Friday Failure Book Pile.

ABSPB started out with great ambitions. A chronicle of my extensive, ongoing reading list. Then I remembered I read slower than a stoned turtle. So we’re changing it up a bit. Welcome to Friday Failure Book Pile, a chronicle of books started but not finished. This is in no way reflective of the engaging abilities of the books reviewed here (as you’ll see most of the books listed are modern classics, critical and financial successes). This is merely a record of my inability to focus on anything for more than 50 pages. Let the laziness begin!


The Satanic Verses by Salman Rushdie.

The real reason I picked up this book in the first place was out of some rebellious fascination. I was raised Presbyterian, so the Dark Prince has held a sort of tantalizing mystique going as far back as I can remember. Don’t get me wrong, I was never into the Ozzy Osbourne, fire and brimstone, Tim-Curry-in-Legend style devil. No, I was more into the Alister Crowley, top hat and tails, Al-Pacino-in-Devil’s-Advocate style of devil. Evil incarnate, the devil made man.  So when this book started out with a couple of angels falling out of the sky my mind started to wander pretty quickly. Another reason I don’t think I could have gone all the way with this one is Rushdie’s voice. I love Rushdie’s style, but I feel like he spawned a bajillion mediochre imitators. Just the thought of all those people out there butchering the language in hopes of having an original voice made me sad. So I shelved this one.


The Human Stain by Philip Roth

Sometimes I feel obligated to read books. Like if there’s an author who is considered one of the greatest living American novelests and publishes a book a year and has won countless awards, and then there’s little old me who’s never read sentance one from said author, I feel put-upon to read said author. Like how could you even consider being a fiction writer if you’ve never read Mark Twain, or Nabokov, or Toni Morrision, or J.D. Salinger, or Hemingway, or any of the other giants? This is the guilt that surrounds me when I walk through the book store. And this is the guilt I went into with Philip Roth and The Human Stain.  Lemme say this: You should never feel like you have to read a book. Reading novels should be an overwhelmingly pleasurable experience. And if they’re not, they should at least help you wallow in your delicious misery for a little while, offer you a little light in the darkness. I know in my case, if I have to do something, I’m never going to get it done. That’s the reason I never finished this book. And it’s a shame cause it seemed like a pretty good story. I guess I also got a little bored of the real-to-life drama of Roth’s characters. Soemtimes it’s hard to force yourself to read about someone’s crippling problems.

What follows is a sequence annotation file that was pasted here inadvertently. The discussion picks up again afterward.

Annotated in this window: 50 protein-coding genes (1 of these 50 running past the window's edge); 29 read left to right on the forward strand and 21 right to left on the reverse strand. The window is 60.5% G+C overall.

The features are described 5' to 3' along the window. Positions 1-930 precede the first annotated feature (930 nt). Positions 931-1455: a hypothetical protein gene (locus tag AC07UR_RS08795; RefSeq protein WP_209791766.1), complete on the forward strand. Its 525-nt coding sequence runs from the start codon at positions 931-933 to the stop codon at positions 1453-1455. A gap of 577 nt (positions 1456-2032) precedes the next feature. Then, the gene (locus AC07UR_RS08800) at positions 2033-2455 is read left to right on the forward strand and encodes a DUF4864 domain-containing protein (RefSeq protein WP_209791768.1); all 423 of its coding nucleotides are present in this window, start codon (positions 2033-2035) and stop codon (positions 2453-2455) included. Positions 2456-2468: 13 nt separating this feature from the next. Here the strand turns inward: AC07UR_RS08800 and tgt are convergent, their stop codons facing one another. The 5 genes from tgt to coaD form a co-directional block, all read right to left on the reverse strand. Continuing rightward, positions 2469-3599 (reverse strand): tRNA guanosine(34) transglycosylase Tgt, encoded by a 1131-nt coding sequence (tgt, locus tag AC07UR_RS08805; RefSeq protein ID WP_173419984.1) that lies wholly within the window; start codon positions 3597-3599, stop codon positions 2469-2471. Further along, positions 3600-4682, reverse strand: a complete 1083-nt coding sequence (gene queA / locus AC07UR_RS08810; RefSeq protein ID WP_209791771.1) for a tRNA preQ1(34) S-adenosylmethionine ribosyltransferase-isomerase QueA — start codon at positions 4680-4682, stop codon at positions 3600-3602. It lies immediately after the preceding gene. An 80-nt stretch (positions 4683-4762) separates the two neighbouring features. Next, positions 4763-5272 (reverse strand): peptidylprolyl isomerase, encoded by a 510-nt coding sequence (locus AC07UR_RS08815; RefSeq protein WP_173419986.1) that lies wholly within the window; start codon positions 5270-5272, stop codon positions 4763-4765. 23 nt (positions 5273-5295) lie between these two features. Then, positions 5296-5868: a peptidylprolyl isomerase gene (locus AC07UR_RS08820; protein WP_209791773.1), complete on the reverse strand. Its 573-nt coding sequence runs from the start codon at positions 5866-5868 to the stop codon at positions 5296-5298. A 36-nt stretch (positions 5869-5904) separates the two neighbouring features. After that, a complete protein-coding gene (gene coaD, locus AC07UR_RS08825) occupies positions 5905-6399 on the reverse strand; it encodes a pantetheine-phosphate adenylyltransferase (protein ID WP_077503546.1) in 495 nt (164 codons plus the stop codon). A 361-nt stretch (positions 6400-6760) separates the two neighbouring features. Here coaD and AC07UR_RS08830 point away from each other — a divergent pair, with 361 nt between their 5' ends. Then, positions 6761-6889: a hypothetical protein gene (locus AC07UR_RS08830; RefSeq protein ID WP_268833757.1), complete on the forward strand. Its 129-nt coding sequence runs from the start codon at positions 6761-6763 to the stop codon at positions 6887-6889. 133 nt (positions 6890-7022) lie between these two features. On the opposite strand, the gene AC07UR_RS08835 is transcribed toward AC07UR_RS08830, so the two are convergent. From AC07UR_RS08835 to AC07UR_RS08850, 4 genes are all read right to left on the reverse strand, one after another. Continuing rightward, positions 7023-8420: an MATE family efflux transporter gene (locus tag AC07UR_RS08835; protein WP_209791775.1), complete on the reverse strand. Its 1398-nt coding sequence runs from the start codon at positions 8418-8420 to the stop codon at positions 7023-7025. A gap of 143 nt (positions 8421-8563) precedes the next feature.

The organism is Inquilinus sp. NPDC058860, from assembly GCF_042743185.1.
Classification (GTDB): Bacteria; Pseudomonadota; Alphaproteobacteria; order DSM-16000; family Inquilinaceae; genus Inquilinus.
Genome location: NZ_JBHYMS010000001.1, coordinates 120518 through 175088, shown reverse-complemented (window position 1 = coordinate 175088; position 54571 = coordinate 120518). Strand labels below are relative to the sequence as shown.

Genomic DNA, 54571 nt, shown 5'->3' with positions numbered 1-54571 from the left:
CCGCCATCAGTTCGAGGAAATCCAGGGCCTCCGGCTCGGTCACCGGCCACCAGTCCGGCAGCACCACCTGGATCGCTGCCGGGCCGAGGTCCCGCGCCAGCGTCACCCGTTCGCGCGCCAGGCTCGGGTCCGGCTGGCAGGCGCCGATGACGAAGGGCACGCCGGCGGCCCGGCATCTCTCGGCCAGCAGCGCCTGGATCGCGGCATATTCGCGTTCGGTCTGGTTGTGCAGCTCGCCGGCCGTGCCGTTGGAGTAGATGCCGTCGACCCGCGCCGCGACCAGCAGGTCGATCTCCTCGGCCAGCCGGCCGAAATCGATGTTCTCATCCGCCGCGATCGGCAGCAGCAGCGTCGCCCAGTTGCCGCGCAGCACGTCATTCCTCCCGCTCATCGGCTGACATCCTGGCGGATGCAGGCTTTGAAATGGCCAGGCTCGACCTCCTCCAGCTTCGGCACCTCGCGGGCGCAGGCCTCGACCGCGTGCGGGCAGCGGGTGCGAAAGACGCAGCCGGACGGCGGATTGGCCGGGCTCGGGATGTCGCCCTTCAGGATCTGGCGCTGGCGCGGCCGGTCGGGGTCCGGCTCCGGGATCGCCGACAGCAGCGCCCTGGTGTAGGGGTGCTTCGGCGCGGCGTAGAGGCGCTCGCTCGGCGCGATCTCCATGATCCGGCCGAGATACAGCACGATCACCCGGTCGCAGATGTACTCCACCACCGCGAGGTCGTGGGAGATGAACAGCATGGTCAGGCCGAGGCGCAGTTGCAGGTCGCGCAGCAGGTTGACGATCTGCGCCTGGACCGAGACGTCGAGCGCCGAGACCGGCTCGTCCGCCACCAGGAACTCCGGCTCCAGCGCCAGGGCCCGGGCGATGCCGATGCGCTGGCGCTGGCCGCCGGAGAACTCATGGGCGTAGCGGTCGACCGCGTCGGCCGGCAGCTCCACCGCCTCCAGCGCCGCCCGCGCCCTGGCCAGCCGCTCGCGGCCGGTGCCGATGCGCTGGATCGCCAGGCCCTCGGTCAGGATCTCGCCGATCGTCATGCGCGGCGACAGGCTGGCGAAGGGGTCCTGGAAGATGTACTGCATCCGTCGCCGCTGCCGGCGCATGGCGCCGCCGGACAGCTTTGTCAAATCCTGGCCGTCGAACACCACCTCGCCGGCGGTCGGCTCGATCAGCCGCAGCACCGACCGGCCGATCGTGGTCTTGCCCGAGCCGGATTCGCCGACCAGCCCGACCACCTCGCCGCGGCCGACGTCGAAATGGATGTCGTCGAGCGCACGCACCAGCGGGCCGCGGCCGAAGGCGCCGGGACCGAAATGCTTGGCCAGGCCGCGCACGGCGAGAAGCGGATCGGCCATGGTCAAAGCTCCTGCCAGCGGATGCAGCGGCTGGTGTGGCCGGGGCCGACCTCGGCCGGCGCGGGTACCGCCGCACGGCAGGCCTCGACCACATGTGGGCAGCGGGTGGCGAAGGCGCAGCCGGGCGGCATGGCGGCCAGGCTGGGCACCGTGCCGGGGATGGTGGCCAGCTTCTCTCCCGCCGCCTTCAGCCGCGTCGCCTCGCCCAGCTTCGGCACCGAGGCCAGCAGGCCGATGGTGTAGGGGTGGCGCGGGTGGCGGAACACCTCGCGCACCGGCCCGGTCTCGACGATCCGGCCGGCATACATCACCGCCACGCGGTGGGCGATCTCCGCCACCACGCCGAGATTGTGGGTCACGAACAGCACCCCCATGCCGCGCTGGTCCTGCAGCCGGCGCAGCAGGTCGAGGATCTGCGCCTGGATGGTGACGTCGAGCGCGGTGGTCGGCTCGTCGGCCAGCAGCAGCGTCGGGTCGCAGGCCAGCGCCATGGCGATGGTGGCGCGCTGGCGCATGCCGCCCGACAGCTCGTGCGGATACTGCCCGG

The Long Goodbye by Raymond Chandler

Sometimes you feel obligated to read a book and sometimes a book thrusts itself upon you, cosmically putting you in a submission hold until you tap out and agree to sit down with it for a few hours. There was about a month period where I kept seeing this book popping up everywhere. Library windows, DVD commentaries, random conversations. This book is speaking to me, I thought, Surely it must contain some well polished aphorism somewhere within its 224 pages that has been traveling across the earth from Chandler’s brain for decades only to find me and bore its way into my being. So I bought the book. I got about a third of the way through it and then watched The Big Sleep (an adaptation of another Phillip Marlow book by Chandler) and I felt like I got a pretty good bead on what Chandler’s al about. So I quit. Don’t judge me.

So that’s a current list of my failures. I know you’re thinking, “You know, you could just pick them up and start reading them again.” And that is true. I could pick them up and start reading again…

I could do a lot of things…

No Comments

Leave a Reply